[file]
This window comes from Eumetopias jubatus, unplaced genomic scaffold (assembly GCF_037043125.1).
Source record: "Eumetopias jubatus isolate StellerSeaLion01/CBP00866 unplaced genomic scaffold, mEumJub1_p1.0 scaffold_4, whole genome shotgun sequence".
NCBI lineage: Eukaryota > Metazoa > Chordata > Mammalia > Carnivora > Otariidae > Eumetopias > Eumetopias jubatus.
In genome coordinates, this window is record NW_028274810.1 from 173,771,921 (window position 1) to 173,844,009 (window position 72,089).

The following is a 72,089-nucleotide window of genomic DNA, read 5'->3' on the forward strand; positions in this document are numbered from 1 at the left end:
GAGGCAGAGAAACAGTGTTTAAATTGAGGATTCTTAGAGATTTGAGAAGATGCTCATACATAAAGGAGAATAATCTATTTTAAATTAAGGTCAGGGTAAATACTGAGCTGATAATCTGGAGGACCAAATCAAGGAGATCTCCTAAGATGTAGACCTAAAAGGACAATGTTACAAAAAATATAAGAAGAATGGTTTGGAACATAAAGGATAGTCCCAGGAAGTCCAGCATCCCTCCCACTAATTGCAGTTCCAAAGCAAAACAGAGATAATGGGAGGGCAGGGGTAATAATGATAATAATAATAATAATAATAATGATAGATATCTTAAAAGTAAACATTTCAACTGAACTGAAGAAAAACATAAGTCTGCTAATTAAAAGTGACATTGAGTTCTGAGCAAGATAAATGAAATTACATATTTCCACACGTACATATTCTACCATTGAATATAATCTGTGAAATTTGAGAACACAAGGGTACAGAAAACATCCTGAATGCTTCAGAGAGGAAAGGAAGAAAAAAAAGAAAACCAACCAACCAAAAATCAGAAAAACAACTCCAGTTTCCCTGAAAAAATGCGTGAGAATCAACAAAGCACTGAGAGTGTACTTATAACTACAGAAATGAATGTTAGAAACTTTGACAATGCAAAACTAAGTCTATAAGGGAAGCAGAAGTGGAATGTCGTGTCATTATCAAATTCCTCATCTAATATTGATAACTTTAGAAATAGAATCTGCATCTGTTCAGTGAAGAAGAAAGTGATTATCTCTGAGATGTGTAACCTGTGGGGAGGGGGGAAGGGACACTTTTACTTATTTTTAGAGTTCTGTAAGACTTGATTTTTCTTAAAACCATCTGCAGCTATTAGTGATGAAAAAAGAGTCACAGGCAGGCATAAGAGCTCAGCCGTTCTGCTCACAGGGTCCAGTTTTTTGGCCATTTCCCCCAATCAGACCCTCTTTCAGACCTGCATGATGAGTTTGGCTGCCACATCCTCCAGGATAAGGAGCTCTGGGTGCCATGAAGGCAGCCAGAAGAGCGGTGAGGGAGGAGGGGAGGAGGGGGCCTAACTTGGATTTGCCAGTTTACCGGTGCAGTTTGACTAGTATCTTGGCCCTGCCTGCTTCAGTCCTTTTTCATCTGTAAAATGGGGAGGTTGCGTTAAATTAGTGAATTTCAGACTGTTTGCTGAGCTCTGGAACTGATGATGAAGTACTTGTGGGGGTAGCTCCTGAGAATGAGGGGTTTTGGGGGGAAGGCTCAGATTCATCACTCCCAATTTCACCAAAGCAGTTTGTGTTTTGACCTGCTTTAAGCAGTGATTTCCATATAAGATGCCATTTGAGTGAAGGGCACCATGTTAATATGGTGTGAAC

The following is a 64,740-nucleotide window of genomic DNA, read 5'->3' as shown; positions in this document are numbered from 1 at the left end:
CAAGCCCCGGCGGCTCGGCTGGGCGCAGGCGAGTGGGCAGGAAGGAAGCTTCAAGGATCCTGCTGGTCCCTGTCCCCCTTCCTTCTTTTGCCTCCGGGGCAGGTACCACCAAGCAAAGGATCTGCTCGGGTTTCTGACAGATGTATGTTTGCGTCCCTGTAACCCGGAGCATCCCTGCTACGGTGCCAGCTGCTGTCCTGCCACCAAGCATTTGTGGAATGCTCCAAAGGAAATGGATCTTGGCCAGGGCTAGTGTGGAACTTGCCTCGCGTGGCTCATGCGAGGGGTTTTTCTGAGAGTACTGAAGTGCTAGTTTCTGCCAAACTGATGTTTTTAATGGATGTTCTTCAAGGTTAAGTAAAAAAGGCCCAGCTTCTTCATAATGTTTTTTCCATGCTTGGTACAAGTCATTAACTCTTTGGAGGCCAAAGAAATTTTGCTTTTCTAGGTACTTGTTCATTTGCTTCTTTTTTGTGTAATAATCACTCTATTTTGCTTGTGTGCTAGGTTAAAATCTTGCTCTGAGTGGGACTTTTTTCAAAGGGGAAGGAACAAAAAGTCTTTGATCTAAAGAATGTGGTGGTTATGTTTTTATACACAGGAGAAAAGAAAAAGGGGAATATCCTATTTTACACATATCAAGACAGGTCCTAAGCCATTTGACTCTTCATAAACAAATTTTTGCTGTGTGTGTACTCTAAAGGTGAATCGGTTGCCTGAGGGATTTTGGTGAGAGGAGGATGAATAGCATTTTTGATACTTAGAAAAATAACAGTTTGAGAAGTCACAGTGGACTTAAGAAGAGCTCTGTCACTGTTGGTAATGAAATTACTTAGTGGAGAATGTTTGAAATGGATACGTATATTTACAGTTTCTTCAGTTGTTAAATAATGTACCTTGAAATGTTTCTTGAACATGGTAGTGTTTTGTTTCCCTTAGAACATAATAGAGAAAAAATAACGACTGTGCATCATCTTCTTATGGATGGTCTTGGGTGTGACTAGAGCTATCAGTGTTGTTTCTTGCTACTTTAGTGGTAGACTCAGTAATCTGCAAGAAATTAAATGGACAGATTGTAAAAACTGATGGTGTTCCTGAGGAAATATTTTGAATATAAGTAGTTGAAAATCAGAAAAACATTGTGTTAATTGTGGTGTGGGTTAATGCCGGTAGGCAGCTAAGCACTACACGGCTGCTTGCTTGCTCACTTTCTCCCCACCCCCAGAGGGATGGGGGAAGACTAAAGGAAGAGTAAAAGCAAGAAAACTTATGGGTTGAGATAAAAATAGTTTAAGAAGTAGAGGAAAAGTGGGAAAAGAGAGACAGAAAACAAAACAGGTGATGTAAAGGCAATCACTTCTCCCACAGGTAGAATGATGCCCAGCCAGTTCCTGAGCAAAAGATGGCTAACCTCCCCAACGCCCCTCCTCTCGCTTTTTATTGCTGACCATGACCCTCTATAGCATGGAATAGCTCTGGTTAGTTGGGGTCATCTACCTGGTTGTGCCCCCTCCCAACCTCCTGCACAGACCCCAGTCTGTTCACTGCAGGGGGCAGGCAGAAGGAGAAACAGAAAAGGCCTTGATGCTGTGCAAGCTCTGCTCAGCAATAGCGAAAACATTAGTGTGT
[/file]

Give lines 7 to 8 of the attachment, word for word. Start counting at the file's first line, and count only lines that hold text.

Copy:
The following is a 64,740-nucleotide window of genomic DNA, read 5'->3' as shown; positions in this document are numbered from 1 at the left end:
CAAGCCCCGGCGGCTCGGCTGGGCGCAGGCGAGTGGGCAGGAAGGAAGCTTCAAGGATCCTGCTGGTCCCTGTCCCCCTTCCTTCTTTTGCCTCCGGGGCAGGTACCACCAAGCAAAGGATCTGCTCGGGTTTCTGACAGATGTATGTTTGCGTCCCTGTAACCCGGAGCATCCCTGCTACGGTGCCAGCTGCTGTCCTGCCACCAAGCATTTGTGGAATGCTCCAAAGGAAATGGATCTTGGCCAGGGCTAGTGTGGAACTTGCCTCGCGTGGCTCATGCGAGGGGTTTTTCTGAGAGTACTGAAGTGCTAGTTTCTGCCAAACTGATGTTTTTAATGGATGTTCTTCAAGGTTAAGTAAAAAAGGCCCAGCTTCTTCATAATGTTTTTTCCATGCTTGGTACAAGTCATTAACTCTTTGGAGGCCAAAGAAATTTTGCTTTTCTAGGTACTTGTTCATTTGCTTCTTTTTTGTGTAATAATCACTCTATTTTGCTTGTGTGCTAGGTTAAAATCTTGCTCTGAGTGGGACTTTTTTCAAAGGGGAAGGAACAAAAAGTCTTTGATCTAAAGAATGTGGTGGTTATGTTTTTATACACAGGAGAAAAGAAAAAGGGGAATATCCTATTTTACACATATCAAGACAGGTCCTAAGCCATTTGACTCTTCATAAACAAATTTTTGCTGTGTGTGTACTCTAAAGGTGAATCGGTTGCCTGAGGGATTTTGGTGAGAGGAGGATGAATAGCATTTTTGATACTTAGAAAAATAACAGTTTGAGAAGTCACAGTGGACTTAAGAAGAGCTCTGTCACTGTTGGTAATGAAATTACTTAGTGGAGAATGTTTGAAATGGATACGTATATTTACAGTTTCTTCAGTTGTTAAATAATGTACCTTGAAATGTTTCTTGAACATGGTAGTGTTTTGTTTCCCTTAGAACATAATAGAGAAAAAATAACGACTGTGCATCATCTTCTTATGGATGGTCTTGGGTGTGACTAGAGCTATCAGTGTTGTTTCTTGCTACTTTAGTGGTAGACTCAGTAATCTGCAAGAAATTAAATGGACAGATTGTAAAAACTGATGGTGTTCCTGAGGAAATATTTTGAATATAAGTAGTTGAAAATCAGAAAAACATTGTGTTAATTGTGGTGTGGGTTAATGCCGGTAGGCAGCTAAGCACTACACGGCTGCTTGCTTGCTCACTTTCTCCCCACCCCCAGAGGGATGGGGGAAGACTAAAGGAAGAGTAAAAGCAAGAAAACTTATGGGTTGAGATAAAAATAGTTTAAGAAGTAGAGGAAAAGTGGGAAAAGAGAGACAGAAAACAAAACAGGTGATGTAAAGGCAATCACTTCTCCCACAGGTAGAATGATGCCCAGCCAGTTCCTGAGCAAAAGATGGCTAACCTCCCCAACGCCCCTCCTCTCGCTTTTTATTGCTGACCATGACCCTCTATAGCATGGAATAGCTCTGGTTAGTTGGGGTCATCTACCTGGTTGTGCCCCCTCCCAACCTCCTGCACAGACCCCAGTCTGTTCACTGCAGGGGGCAGGCAGAAGGAGAAACAGAAAAGGCCTTGATGCTGTGCAAGCTCTGCTCAGCAATAGCGAAAACATTAGTGTGT